10. 10. MAS is consulting the public on proposals to further safeguard Singapore consumers’ interests and promote higher industry FIs will be required to undertake an standards for the sale and enhanced product due diligence process marketing of unlisted investment before selling new investment products products Taiwan Requirement for insurers to consider product suitability when selling investment- linked insurance products to customers Thailand Regulator seeks permission from the Finance Ministry to set up a USD 292m contingency fund to protect consumers Disclosures Executive compensation Insurers to submit daily reports on their overseas investments; Issued 22 new regulatory categories (include the value at risk (VAR) of funds and stocks, AAA bonds, profit forecast for the next three years, China cash flow test for the next three years, and reserve adequacy test), under which insurance institutions should submit relevant information starting January State-owned insurers to cap executive salaries; 1, 2009; CIRC to check the facticity of financial data insurers to suspend stock incentive plans until of insurers in a bid to ensure a healthy and stable government issues new rules permitting such insurance market schemes at financial institutions Starting 1 Apr 2009 life insurance companies to show all details of charges deducted from premiums of ILPs. Disclosure of more financial data, including solvency India margins, claims settlement records and loss ratios, on a quarterly basis; To direct life insurers to furnish data on the performance of ILP funds. All insurance companies to furnish the details of investments made in Sep-Dec period; ILP Cap on CEOs pay at Rs 1.5 Crores per Annum exposures to troubled company Satyam to be Modified norms for the issuance of ESOP/sweat disclosed equity to CEOs. Singapore Insurers are required to issue statements on participating funds for 2007, in the form of an 'annual bonus update' Tie-ups Other Licence CIRC issued 407 administrative penalties to New accounting standards: Investment insurance branches, insurance income and savings income charged intermediaries and other unlawful CIRC and China Banking together with the premium will no longer be China corporations; Sino-US MetLife Fined Regulatory Commission calculated into premium income; New CNY100,000 for misleading sales; (CBRC) will join hands in legislation gives the China Insurance Regulator hits PICC Health for violating regulating the mainland's Regulatory Commission (CIRC) greater regulations on universal life products bancassurance market power in regulating insurers' capital level Hong Hong Kong to consider independent Kong insurance authority to further improve the insurance supervisory framework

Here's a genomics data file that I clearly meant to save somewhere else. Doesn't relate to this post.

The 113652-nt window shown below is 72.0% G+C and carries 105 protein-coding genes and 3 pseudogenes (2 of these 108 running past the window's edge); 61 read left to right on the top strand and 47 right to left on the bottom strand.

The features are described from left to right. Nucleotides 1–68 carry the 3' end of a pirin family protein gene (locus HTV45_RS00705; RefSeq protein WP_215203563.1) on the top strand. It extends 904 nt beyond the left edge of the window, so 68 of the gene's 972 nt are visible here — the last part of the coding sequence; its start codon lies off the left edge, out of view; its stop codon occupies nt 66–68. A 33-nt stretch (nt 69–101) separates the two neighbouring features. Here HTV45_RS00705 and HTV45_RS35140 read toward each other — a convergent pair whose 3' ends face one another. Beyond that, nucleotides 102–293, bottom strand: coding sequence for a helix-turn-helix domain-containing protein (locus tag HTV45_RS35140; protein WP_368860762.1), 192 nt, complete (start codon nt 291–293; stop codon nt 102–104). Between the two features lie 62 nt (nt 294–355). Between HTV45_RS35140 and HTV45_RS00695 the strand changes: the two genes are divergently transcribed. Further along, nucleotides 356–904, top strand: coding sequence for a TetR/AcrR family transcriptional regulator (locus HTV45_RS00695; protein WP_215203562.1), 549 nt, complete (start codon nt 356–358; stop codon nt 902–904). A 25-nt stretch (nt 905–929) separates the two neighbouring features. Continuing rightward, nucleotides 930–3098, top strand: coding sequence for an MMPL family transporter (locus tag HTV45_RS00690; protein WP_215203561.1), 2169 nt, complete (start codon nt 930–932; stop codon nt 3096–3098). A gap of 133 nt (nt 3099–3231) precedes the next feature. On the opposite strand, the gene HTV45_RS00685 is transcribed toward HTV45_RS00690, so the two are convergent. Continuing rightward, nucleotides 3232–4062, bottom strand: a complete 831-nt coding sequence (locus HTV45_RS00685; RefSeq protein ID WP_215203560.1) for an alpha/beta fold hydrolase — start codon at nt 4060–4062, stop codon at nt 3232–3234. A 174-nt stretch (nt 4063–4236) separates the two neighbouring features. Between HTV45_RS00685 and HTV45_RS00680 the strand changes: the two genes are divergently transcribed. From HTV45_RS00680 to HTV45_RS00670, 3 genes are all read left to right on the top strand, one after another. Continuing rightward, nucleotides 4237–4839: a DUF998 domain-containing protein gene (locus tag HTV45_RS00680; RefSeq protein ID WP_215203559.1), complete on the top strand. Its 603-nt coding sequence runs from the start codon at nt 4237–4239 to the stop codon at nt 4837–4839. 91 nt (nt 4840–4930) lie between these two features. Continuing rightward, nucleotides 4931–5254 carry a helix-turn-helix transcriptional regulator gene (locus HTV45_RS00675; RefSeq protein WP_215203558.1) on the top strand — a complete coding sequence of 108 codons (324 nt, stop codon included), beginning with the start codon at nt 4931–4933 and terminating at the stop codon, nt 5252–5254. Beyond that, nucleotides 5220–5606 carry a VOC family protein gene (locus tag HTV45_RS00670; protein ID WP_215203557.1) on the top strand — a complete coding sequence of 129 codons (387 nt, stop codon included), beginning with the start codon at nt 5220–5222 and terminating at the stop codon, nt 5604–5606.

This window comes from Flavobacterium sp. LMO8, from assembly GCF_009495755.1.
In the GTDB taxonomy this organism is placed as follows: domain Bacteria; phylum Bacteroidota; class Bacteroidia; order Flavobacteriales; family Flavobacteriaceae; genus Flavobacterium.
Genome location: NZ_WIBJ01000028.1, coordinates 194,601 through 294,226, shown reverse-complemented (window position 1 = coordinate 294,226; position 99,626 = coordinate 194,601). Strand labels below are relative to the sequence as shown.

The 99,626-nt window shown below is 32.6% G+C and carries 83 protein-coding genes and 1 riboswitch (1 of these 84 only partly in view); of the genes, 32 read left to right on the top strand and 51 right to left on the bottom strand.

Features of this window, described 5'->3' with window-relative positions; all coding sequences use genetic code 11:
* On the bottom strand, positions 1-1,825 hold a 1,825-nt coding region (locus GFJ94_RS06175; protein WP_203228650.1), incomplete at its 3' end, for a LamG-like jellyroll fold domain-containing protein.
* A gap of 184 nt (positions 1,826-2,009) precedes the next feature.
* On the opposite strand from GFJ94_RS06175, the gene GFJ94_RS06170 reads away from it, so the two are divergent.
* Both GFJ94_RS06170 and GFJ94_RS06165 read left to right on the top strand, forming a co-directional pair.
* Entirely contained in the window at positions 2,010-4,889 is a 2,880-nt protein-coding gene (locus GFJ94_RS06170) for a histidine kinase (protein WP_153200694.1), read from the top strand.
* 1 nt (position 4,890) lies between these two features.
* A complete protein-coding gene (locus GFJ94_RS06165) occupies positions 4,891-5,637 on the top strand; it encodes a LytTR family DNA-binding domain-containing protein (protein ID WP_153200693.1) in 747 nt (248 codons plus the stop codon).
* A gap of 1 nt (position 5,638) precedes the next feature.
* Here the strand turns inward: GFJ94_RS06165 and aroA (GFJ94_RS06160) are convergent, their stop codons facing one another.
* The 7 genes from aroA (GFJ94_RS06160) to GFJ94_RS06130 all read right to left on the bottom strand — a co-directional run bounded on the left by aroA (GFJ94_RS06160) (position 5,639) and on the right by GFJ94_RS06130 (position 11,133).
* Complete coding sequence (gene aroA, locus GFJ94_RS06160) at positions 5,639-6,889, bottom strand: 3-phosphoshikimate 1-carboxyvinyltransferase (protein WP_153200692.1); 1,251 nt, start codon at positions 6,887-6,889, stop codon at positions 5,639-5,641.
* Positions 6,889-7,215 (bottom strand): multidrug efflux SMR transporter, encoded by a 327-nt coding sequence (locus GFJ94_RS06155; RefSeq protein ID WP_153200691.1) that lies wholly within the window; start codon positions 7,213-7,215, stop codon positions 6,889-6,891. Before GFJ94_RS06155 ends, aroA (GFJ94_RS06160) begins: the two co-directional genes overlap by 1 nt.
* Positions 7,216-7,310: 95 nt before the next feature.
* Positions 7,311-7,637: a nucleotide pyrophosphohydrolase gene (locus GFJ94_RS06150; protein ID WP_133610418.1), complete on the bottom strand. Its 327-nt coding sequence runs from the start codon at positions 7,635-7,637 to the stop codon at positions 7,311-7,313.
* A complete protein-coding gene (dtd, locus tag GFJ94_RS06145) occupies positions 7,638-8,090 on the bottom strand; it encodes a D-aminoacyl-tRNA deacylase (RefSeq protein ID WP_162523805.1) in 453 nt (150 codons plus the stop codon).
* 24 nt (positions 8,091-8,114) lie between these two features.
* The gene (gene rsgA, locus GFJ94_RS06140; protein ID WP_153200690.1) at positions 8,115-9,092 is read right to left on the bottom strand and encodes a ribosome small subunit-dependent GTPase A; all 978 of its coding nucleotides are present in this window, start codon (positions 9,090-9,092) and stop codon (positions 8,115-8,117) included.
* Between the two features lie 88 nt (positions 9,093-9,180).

11. 11. Insurance industry to have new M&A guidelines by March 2010; IRDA working on guidelines to allow insurance companies to India hedge their portfolios with derivatives; Drawing up plans to strictly monitor insurers' expenses and premium charged for group and guaranteed return policies Indonesia Government to revoke agency license Finance Minister revoked the business temporarily to prevent from insurance license of PT Asuransi Jiwa Jaminan 1962 agency pouching 35 insurance firms yet to comply with the House body has recommended the Philippines government's prescribed capitalization Insurance Commission (IC) as regulator of requirements face cease-and-desist orders the pre-need industry Signed a MOU with Dubai Financial Services Authority for supervisory cooperation Singapore in banking, insurance and capital markets; Singapore, 3 firms told to cease financial advisory Germany to co-operate on Amendments to the Insurance Act enables service due to lack of adequate insurance and banking policyholders to change beneficiaries of management oversight and control policies supervision insurance policy Tied up With Financial Authority in Dubai; Signing Taiwan of MOU for the financial sector with expected tby mid-2009 Thailand Revoked the license of Samphan Tax breaks on A&H riders or additional Insurance as it failed to raise capital to contracts attached to life insurance policies, meet the required level to end
  12. 12. References The Credit Crisis and the Insurance Industry, Swiss Re Sigma reports Insurance Banana Skins 2009, PWC Asia Insurance Review Country Regulatory websites, news releases and policy documents Country Life Insurance associations